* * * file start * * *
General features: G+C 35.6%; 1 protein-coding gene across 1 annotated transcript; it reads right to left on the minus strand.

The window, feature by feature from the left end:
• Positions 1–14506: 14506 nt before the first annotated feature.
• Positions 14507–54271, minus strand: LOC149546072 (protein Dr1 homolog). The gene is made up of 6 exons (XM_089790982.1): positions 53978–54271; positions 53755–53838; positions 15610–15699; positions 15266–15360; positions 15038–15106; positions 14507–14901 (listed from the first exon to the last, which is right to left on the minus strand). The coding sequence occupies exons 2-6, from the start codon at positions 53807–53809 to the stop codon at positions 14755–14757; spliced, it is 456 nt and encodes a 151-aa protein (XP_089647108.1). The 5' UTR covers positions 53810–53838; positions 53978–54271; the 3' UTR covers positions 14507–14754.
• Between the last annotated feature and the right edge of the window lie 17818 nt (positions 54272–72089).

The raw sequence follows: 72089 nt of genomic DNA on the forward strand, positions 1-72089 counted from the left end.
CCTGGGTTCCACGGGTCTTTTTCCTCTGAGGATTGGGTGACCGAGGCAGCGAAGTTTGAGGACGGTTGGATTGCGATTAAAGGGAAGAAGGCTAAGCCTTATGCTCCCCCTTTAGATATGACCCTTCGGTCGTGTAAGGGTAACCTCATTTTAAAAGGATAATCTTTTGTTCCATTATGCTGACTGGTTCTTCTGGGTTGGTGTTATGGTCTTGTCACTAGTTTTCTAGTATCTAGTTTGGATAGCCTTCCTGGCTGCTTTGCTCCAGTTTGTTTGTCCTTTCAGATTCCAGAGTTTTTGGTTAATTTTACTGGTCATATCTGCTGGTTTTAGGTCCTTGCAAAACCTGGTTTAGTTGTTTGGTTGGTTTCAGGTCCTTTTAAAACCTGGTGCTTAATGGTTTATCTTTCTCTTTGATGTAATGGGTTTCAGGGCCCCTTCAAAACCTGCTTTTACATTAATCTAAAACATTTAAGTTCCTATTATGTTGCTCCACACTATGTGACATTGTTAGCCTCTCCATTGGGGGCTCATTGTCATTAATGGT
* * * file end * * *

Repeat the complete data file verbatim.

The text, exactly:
General features: G+C 35.6%; 1 protein-coding gene across 1 annotated transcript; it reads right to left on the minus strand.

The window, feature by feature from the left end:
• Positions 1–14506: 14506 nt before the first annotated feature.
• Positions 14507–54271, minus strand: LOC149546072 (protein Dr1 homolog). The gene is made up of 6 exons (XM_089790982.1): positions 53978–54271; positions 53755–53838; positions 15610–15699; positions 15266–15360; positions 15038–15106; positions 14507–14901 (listed from the first exon to the last, which is right to left on the minus strand). The coding sequence occupies exons 2-6, from the start codon at positions 53807–53809 to the stop codon at positions 14755–14757; spliced, it is 456 nt and encodes a 151-aa protein (XP_089647108.1). The 5' UTR covers positions 53810–53838; positions 53978–54271; the 3' UTR covers positions 14507–14754.
• Between the last annotated feature and the right edge of the window lie 17818 nt (positions 54272–72089).

The raw sequence follows: 72089 nt of genomic DNA on the forward strand, positions 1-72089 counted from the left end.
CCTGGGTTCCACGGGTCTTTTTCCTCTGAGGATTGGGTGACCGAGGCAGCGAAGTTTGAGGACGGTTGGATTGCGATTAAAGGGAAGAAGGCTAAGCCTTATGCTCCCCCTTTAGATATGACCCTTCGGTCGTGTAAGGGTAACCTCATTTTAAAAGGATAATCTTTTGTTCCATTATGCTGACTGGTTCTTCTGGGTTGGTGTTATGGTCTTGTCACTAGTTTTCTAGTATCTAGTTTGGATAGCCTTCCTGGCTGCTTTGCTCCAGTTTGTTTGTCCTTTCAGATTCCAGAGTTTTTGGTTAATTTTACTGGTCATATCTGCTGGTTTTAGGTCCTTGCAAAACCTGGTTTAGTTGTTTGGTTGGTTTCAGGTCCTTTTAAAACCTGGTGCTTAATGGTTTATCTTTCTCTTTGATGTAATGGGTTTCAGGGCCCCTTCAAAACCTGCTTTTACATTAATCTAAAACATTTAAGTTCCTATTATGTTGCTCCACACTATGTGACATTGTTAGCCTCTCCATTGGGGGCTCATTGTCATTAATGGT